In Oklahoma this year, a Kafkaesque set of sealed motions, secret orders and closed-door hearings completely shut out a criminal defendant, his public defenders and the public. A trial judge served as handmaiden for the prosecutors, even failing to notify the defendant and his lawyers of the kangaroo court proceedings until after they had occurred.
The defendant, who is appealing his convictions and maintains his complete and actual innocence, was denied an opportunity to challenge the state's legal arguments for hiding information about a crime lab analyst's shoddy work on his case that could be exculpatory and key to his exoneration. His public defenders were also denied the opportunity to cross-examine witnesses — all government employees from Oklahoma City and the Oklahoma City Police Department.
Welcome to Pyongyang on the Prairie.
The Oklahoma attorney general's office claims that the trial judge, Timothy Henderson, conducted an "exhaustive" review of the protected materials and "deeply explored" their contents with government witnesses who only represented the government's side of the story.
Don't worry, be happy, comrades.
Here's the thing: While the defendant was denied representation at the secret hearings, Oklahoma County Assistant District Attorney Gayland Gieger was allowed to enter the star chamber with an entire "team" of fellow prosecutors. (We only know this after two local TV journalists obtained video footage from a surveillance camera outside the hearing room.) [Videos reveal who took part in secret court proceedings by Phil Cross, OKCFOX.com, June 30 2017]In fact, the state attorney general divulged in one of the few unsealed court filings on the matter, Gieger "facilitated the District Court's inquiry by thoroughly examining those witnesses in an ex parte proceeding."
Gieger was the original prosecutor in the defendant's case. The defendant's appeal argues that Gieger "repeatedly and flagrantly misrepresented" evidence at trial, including the forensic evidence and testimony of the OCPD crime lab analyst, Elaine Taylor. A report by six internationally renowned DNA scientists and experts released this summer highlighted Taylor's "flawed forensic science, including insufficient serological analysis and improper DNA testimony" in the case at hand. The scientists concluded that the defendant, former Oklahoma City police officer Daniel Holtzclaw, who is now serving 263 years for a bandwagon pile-on of sexual assault allegations, "was deprived of his due process right to a fair trial because the State misused DNA evidence" and stated that his "conviction should be overturned and he should be given a new trial."[PDF]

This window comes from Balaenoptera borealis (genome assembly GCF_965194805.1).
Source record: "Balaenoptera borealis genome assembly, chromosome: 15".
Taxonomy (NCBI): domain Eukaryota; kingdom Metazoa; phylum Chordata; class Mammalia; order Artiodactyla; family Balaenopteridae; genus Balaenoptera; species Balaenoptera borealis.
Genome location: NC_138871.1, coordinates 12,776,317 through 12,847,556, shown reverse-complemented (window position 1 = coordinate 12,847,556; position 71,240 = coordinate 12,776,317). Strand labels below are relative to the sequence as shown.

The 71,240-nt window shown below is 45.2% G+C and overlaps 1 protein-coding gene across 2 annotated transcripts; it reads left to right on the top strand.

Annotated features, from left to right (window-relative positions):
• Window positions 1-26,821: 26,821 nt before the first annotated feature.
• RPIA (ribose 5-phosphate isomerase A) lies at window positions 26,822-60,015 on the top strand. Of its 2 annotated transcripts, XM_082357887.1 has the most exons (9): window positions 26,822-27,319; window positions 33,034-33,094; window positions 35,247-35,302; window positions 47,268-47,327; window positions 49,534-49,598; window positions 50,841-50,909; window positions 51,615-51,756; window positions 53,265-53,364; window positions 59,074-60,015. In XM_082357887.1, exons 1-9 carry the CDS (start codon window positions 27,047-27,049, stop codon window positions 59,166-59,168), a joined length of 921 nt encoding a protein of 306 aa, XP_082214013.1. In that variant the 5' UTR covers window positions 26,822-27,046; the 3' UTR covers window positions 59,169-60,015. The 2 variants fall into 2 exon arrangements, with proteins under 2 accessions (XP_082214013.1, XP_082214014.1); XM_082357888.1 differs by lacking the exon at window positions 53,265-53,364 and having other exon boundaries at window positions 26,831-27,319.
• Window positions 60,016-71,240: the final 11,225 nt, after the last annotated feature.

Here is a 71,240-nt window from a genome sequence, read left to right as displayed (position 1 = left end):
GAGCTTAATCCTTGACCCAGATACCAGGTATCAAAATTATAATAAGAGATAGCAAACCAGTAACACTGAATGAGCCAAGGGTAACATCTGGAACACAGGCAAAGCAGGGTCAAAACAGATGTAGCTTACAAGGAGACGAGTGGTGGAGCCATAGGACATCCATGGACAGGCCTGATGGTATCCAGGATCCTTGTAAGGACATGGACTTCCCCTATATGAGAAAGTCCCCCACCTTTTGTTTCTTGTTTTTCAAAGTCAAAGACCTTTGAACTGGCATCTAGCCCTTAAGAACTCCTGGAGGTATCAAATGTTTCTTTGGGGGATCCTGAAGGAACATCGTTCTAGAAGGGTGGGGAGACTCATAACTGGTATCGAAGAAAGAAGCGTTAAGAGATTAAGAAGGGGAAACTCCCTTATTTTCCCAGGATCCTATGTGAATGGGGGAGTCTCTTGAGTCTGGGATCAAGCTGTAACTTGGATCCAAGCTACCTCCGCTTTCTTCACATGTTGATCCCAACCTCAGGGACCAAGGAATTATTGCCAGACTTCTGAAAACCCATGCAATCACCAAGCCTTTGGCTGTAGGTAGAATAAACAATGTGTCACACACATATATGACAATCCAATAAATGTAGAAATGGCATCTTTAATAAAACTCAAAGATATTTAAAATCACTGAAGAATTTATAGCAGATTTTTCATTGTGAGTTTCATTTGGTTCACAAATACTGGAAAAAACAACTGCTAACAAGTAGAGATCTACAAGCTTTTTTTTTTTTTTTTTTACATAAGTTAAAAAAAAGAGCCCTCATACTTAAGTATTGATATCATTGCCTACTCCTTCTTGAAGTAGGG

Taylor's work on the case, the state was forced to acknowledge, just happened to be the subject of the secret hearings that Assistant District Attorney Gayland Gieger was allowed to "facilitate."
Can you spell "conflict of interest"?
Incredibly, the state attorney general pats itself on the back for "its strong commitment to transparency" and argues that the "State was forbidden by law from turning any of the material over to the defendant" because a crime lab review of Taylor's work is "an unfinished personnel review" protected by the state open records act. Nonsense on a stick. The law specifically states that a public body "may," not must, keep personnel records confidential — and there is no indication that a review of Taylor's work would invade her privacy.
Both the public's right to know and the defendant's constitutional rights to exculpatory information (as well as information subject to cross-examination) trump the phony "personnel records" shield erected by the state attorney general's office and its collaborators.
In fact, given the wave of crime lab scandals across the country from Austin, Texas, to Washington, D.C., it is in the national interest to disclose such information about questionable forensic analysis and testimony (which I've exposed more at length in my CRTV.com work on the Holtzclaw case and other wrongful convictions for "Michelle Malkin Investigates").
It's even more imperative given the Oklahoma City Police Department's sordid history of fabricated forensic evidence and misconduct dating back more than 15 years.
Legal experts left, right and center tell me they've never seen anything like this. Former ACLU of Oklahoma president and retired University of Oklahoma law professor Randall Coyne blasted the secrecy circus this summer, and his words bear repeating:
"This is no way to run a criminal justice system. In 29 years of practicing and teaching criminal law in Oklahoma, I have never seen the level of sealed orders and secret, ex parte courtroom proceedings that has occurred in the Holtzclaw matter. ... The dark cloud of secrecy over the Holtzclaw case gives rise to suspicions that somebody is hiding something. ... The court immediately should unseal all orders and filings so the public — as well as other convicted defendants whose cases and lives may be impacted — can see the details."Is this North America or North Korea? Over to you, Oklahoma Court of Criminal Appeals.
Michelle Malkin [email her] is the author of Invasion: How America Still Welcomes Terrorists, Criminals, and Other Foreign Menaces to Our Shores. Click here for Peter Brimelow’s review. Click here for Michelle Malkin's website. Michelle Malkin is also author of Unhinged: Exposing Liberals Gone Wild, Culture of Corruption: Obama and his Team of Tax Cheats, Crooks & Cronies, and Who Built That: Awe-Inspiring Stories of American Tinkerpreneur